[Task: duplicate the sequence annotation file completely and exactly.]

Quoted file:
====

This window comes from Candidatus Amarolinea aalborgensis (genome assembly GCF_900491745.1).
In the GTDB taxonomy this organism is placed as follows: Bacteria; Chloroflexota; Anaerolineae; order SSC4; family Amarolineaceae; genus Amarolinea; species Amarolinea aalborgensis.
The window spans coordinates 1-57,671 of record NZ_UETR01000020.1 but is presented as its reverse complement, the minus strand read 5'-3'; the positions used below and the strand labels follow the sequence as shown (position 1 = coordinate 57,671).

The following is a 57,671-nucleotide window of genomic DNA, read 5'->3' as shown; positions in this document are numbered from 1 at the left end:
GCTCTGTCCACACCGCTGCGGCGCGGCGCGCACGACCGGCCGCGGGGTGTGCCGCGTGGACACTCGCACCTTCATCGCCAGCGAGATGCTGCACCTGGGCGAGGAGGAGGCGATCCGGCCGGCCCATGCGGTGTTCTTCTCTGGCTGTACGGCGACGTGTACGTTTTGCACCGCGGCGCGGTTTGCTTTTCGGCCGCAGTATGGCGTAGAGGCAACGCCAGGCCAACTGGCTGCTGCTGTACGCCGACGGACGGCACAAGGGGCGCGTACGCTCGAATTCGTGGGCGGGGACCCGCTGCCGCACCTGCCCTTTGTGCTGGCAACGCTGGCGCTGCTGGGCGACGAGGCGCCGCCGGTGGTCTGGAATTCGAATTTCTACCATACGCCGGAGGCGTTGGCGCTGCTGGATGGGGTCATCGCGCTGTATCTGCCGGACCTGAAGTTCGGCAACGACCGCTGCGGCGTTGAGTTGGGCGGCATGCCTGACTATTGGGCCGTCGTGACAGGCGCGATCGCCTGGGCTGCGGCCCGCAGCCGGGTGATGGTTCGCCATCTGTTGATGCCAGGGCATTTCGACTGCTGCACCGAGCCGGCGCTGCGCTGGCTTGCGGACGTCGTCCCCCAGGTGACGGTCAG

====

This window comes from Candidatus Amarolinea aalborgensis (genome assembly GCF_900491745.1).
In the GTDB taxonomy this organism is placed as follows: Bacteria; Chloroflexota; Anaerolineae; order SSC4; family Amarolineaceae; genus Amarolinea; species Amarolinea aalborgensis.
The window spans coordinates 1-57,671 of record NZ_UETR01000020.1 but is presented as its reverse complement, the minus strand read 5'-3'; the positions used below and the strand labels follow the sequence as shown (position 1 = coordinate 57,671).

The following is a 57,671-nucleotide window of genomic DNA, read 5'->3' as shown; positions in this document are numbered from 1 at the left end:
GCTCTGTCCACACCGCTGCGGCGCGGCGCGCACGACCGGCCGCGGGGTGTGCCGCGTGGACACTCGCACCTTCATCGCCAGCGAGATGCTGCACCTGGGCGAGGAGGAGGCGATCCGGCCGGCCCATGCGGTGTTCTTCTCTGGCTGTACGGCGACGTGTACGTTTTGCACCGCGGCGCGGTTTGCTTTTCGGCCGCAGTATGGCGTAGAGGCAACGCCAGGCCAACTGGCTGCTGCTGTACGCCGACGGACGGCACAAGGGGCGCGTACGCTCGAATTCGTGGGCGGGGACCCGCTGCCGCACCTGCCCTTTGTGCTGGCAACGCTGGCGCTGCTGGGCGACGAGGCGCCGCCGGTGGTCTGGAATTCGAATTTCTACCATACGCCGGAGGCGTTGGCGCTGCTGGATGGGGTCATCGCGCTGTATCTGCCGGACCTGAAGTTCGGCAACGACCGCTGCGGCGTTGAGTTGGGCGGCATGCCTGACTATTGGGCCGTCGTGACAGGCGCGATCGCCTGGGCTGCGGCCCGCAGCCGGGTGATGGTTCGCCATCTGTTGATGCCAGGGCATTTCGACTGCTGCACCGAGCCGGCGCTGCGCTGGCTTGCGGACGTCGTCCCCCAGGTGACGGTCAG